The word CALLIS is a corruption of Calais which appears in about the 1770s and is regularly seen on 19th century maps. It seems to have several possible origins:
It is said to be a pseudo manorial name from one Adam De Calys who lived in the Valley in 1375
In 1536, there is reference to a Cales House in the borough of Stansfield.
Two sixteenth century wills refer to Calys
In the Heptonstall parish records it refers to Callice
Another less likely theory is that comes from Callus - a
latin term for a path made hard by being trodden by wild beasts in forests and mountains.
The Pennine Way
comes down from Stoodley Pike, crossing the Rochdale canal coming to Callis Bridge which crosses the River
Calder. This crossing has greatly changed because of the construction of the sewage works at Sandbeds. The old bridge remains, but a new bridge was constructed in about 1900 to accommodate the sewage outfall.
Callis Bridge before the re-routing of the river.
Callis Bridge at the beginning of reconstruction about 1900
Photo taken before the re-routing of the river,
the terrace in the background is Woodland View
Callis Bridge reconstruction with Callis Mill in the background
The new bridge foundations being laid
The two terraces in the background are Lower Callis and Callis Wood Bottom.
The new bridge looking towards Eastwood
The terrace in the background is Woodland View
At the point where the track crosses the canal, there was a small wharf of which nothing remains, but some marks on the bridge. there was also a lock keepers cottage at Callis Lock.
A leat (a small water course) ran from the River Calder, along the side of the canal to the rear of Callis Mill. Here sluice gates could direct the water directly into the mill or into the large mill dam . The leat was filled in after complaints from local dog owners about the smelly water! Over the years the dam was filled with sludge from the canal and became a marshy area.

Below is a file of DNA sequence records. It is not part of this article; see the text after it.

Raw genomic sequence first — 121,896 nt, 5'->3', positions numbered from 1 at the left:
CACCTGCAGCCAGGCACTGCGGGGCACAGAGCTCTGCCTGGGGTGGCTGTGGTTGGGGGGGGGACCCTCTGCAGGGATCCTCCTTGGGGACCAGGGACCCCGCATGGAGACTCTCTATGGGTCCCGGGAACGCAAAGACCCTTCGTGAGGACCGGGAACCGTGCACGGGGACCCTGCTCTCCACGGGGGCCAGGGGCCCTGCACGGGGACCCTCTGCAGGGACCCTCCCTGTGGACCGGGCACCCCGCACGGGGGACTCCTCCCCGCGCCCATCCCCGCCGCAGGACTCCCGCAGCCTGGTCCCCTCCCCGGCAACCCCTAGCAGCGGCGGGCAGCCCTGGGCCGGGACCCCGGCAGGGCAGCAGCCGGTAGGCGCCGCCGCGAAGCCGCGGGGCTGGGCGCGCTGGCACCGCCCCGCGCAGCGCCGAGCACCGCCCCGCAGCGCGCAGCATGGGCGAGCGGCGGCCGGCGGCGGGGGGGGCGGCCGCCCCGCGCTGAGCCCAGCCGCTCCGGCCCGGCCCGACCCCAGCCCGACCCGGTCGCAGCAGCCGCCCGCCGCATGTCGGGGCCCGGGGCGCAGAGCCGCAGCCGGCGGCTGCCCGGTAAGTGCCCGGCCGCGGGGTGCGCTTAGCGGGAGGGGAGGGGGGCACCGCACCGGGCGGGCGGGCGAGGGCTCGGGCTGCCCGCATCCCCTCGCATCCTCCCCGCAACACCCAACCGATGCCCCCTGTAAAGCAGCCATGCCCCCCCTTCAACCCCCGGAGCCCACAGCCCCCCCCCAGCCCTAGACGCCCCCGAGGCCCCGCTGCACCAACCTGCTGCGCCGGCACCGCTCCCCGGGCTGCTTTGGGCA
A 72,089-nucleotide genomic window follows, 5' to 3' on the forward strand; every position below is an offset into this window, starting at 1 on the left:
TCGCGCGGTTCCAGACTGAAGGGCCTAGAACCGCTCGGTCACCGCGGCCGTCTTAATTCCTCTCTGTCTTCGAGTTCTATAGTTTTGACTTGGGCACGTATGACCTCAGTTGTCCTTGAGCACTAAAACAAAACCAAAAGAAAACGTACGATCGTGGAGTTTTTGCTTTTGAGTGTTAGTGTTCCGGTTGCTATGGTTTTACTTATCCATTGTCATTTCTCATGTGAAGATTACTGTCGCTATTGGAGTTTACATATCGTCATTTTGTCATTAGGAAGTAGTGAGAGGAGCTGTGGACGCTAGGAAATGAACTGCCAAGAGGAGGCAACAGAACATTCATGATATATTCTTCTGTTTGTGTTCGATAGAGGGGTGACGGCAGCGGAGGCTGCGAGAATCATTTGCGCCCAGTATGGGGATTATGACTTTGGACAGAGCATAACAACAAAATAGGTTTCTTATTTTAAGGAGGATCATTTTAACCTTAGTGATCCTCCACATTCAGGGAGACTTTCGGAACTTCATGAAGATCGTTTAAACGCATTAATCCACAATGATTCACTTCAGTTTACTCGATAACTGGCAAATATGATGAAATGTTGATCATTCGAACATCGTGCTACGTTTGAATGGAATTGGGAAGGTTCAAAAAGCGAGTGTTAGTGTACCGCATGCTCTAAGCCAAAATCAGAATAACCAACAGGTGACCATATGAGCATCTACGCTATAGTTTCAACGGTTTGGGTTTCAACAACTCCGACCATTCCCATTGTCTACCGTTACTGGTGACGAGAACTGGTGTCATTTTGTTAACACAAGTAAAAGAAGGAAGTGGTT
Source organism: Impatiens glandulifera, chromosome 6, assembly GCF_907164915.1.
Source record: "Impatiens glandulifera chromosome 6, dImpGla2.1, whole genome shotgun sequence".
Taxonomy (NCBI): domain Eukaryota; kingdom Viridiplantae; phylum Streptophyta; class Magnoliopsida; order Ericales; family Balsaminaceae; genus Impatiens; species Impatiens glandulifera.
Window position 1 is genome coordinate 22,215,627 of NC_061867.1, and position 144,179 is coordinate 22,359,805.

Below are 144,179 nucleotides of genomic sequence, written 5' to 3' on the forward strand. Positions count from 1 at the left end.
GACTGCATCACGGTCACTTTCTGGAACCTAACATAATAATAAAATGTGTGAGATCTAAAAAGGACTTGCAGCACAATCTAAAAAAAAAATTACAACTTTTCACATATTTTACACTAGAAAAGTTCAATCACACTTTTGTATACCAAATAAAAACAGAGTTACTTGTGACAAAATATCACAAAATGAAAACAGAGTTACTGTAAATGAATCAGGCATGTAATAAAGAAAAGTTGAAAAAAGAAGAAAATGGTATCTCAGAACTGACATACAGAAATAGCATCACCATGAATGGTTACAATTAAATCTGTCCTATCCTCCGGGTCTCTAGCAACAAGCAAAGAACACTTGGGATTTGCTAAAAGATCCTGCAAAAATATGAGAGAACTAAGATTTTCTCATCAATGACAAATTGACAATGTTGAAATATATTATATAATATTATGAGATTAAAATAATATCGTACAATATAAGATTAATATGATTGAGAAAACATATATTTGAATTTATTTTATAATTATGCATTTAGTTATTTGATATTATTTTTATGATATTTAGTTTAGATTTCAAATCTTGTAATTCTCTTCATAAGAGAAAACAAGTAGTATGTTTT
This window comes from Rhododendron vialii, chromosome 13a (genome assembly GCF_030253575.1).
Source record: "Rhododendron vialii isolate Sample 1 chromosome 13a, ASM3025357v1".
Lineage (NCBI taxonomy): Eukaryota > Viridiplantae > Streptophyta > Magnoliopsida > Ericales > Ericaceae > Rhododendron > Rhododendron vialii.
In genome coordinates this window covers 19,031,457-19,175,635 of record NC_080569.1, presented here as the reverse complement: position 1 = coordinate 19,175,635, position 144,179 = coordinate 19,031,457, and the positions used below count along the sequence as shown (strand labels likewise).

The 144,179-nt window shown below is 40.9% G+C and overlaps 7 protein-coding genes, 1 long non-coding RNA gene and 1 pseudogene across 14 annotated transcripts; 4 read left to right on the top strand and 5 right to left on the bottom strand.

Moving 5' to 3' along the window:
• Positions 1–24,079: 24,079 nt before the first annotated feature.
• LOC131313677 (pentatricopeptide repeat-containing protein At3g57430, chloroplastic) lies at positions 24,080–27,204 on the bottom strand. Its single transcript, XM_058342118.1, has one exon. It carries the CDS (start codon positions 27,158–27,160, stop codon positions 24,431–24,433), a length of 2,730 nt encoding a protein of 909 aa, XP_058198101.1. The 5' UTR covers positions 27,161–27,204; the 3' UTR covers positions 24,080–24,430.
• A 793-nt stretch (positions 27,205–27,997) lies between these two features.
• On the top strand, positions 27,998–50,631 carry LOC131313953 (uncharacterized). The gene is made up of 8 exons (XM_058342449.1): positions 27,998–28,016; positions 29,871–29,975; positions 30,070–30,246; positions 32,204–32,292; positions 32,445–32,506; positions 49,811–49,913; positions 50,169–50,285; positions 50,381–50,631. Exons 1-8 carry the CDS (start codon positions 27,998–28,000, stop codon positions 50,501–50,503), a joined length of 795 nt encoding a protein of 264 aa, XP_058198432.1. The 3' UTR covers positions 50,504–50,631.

Clay pipes rescued from the canal sludge
now in the sewage works museum
In 2003 as part of the flood prevention works, the mill dam site has been made into a flood plain. All signs of the sluices and the dam have now gone.
This photo is from the Jack Uttley collection. It shows Naze chapel on the left, Callis Mill and the mill dam, the two callis terraces and on the right is the back of Underbank Hall
CALLIS MILL (Click heading for further detailed information)
This was the largest mill in Charlestown, but we are unsure when it was built. A woollen mill which predates Callis Mill is recorded in 1786. Callis Mill was originally known as Rawdon Mill with the nearest lock is called Rawden mill Lock No.12. Rawden was the name of the owner, Christopher Rawdon in the 1820s. He used the mill for woollen production. The Rawdens lived at Underbank Hall nearby.
In 1802 an Edmund Lord was described as a "Factory man" at Rawden's Factory, known as "Roddin's".
Aerial view of Callis Mill 1986
We think that the original mill may have been (partly) demolished and rebuilt (this was perhaps after the fire in 1922). Callis Mill
consisted of a four storey spinning mill and weaving sheds. It was
powered by a steam engine that was fed from a large mill dam via an aqueduct into the mill. The Steam engine required high maintenance and kept breaking down so it was
replaced in 1929 by a water driven turbine situated under the mill. The turbine was called mary after Ted Tattershall's wife!
The water then went into a goit, travelling along under the main road, emerging somewhere near the Stubbing Wharf Hotel. The goit needed regularly clearing out and in 1849 three men drowned when they were washed away by a flash flood.
Click here to see details of the collapse of the goit and the only view we have of the mill frontage
Before 1926 it was a
cotton mill. A firm called Kays were in one part of the mill.
Two views of the bridge behind Callis Mill
The part of the mill on these photographs was probably used for spinning.
From 1926 to 1971 it was occupied by Cords who manufactured tyre innards. The main part of the building was demolished in about 1973. The 120 foot chimney was knocked down by Peter Crossley using a sledge hammer. The rest of the mill was knocked down by Brian Sutt, who had little experience of this level of demolition.
The advertisement for Cords is from the 1930s.
Callis Mill 1986
Callis Mill 2003
The Mills page has more detailed information about Callis Mill.
WOODLAND VIEW AND THE WOODMAN
The photograph below shows Knott hall, Turret Royd and Stoney Lane in the background, Pleasant View to the right hand side of the railway arch with Woodland View in the foreground .
This photograph is loaned by Leah Coneron.
This photograph is from the Jack Uttley collection
This photograph (possible an enlargement of the one above) shows Knott Hall in the background, the old Woodman on the present site of Able Fuels to the left of the railway arch and Woodland View and Callis Mill in the foreground.
There were three main buildings on the Able Fuel site:
The Old Woodman Inn